Services are gradually returning to normal, though on many lines the passenger numbers have been reduced by a factor of 10. I have heard stories of passenger numbers in places like White City and Bond Street. Where on a normal Friday 50 people might get on at White City, 2 got on today. At Bond Street where there would normally be 100 people getting on, 4 people got on. There are large numbers of police in the underground, sniffer dogs, CSO’s, on trains, in stations, everywhere.
As for King’s Cross, the tunnel is apparently in very bad shape – near collapse. There are still a large number of bodies, possibly up to 30 in the wreakage and the tunnel. Supports will likely be needed to make the tunnel safe first, so expect the number of victims to rise from the current 50 or so to closer the 70 or 80 mark, perhaps even more. The Irish Times reports:
Andy Hayman of the city’s specialist operations branch said police had yet to reach one of the London underground train carriages where a bomb went off at rush hour yesterday.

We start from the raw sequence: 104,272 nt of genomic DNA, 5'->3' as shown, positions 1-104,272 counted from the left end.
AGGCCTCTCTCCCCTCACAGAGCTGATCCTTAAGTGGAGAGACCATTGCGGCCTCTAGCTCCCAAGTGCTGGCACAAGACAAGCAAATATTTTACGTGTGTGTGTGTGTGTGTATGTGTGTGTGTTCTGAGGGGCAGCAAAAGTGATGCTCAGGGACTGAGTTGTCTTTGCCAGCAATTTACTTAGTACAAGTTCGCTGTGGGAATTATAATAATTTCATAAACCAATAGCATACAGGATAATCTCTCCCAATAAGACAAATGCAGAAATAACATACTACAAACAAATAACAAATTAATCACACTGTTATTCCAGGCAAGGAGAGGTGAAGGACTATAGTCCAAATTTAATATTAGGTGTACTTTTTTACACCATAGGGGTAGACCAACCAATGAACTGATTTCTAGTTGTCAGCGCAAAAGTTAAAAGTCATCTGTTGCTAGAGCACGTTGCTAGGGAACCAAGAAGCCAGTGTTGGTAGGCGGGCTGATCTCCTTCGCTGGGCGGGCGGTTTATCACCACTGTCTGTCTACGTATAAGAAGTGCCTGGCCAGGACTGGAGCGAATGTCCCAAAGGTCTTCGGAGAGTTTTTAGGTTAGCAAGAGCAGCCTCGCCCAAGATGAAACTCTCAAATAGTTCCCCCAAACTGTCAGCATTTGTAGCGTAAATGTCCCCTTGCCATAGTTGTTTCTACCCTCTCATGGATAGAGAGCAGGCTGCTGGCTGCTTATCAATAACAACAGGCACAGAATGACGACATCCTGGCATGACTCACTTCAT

“When I describe the scene in Russell Square, it has yet to be the case for us to get near the carriage,” he told a press conference. “There is the threat of the tunnel being unsafe.”
The blast on the underground train between King’s Cross and Russell Square stations killed at least 21 people.
“The complexity of getting to the carriage is one of safety,” Mr Hayman said. “Just imagine an explosion that far into a tunnel in that number of the carriage, I think we can all respect the sort of things our people are actually confronting,” he added.
“I think out of respect for others that’s probably the most detail I’d want to go into.”
Search parties have been able to get near the carriage, and have accessed the situation. The diplomatic speak is probably the best thing right now, one can only imagine the scene.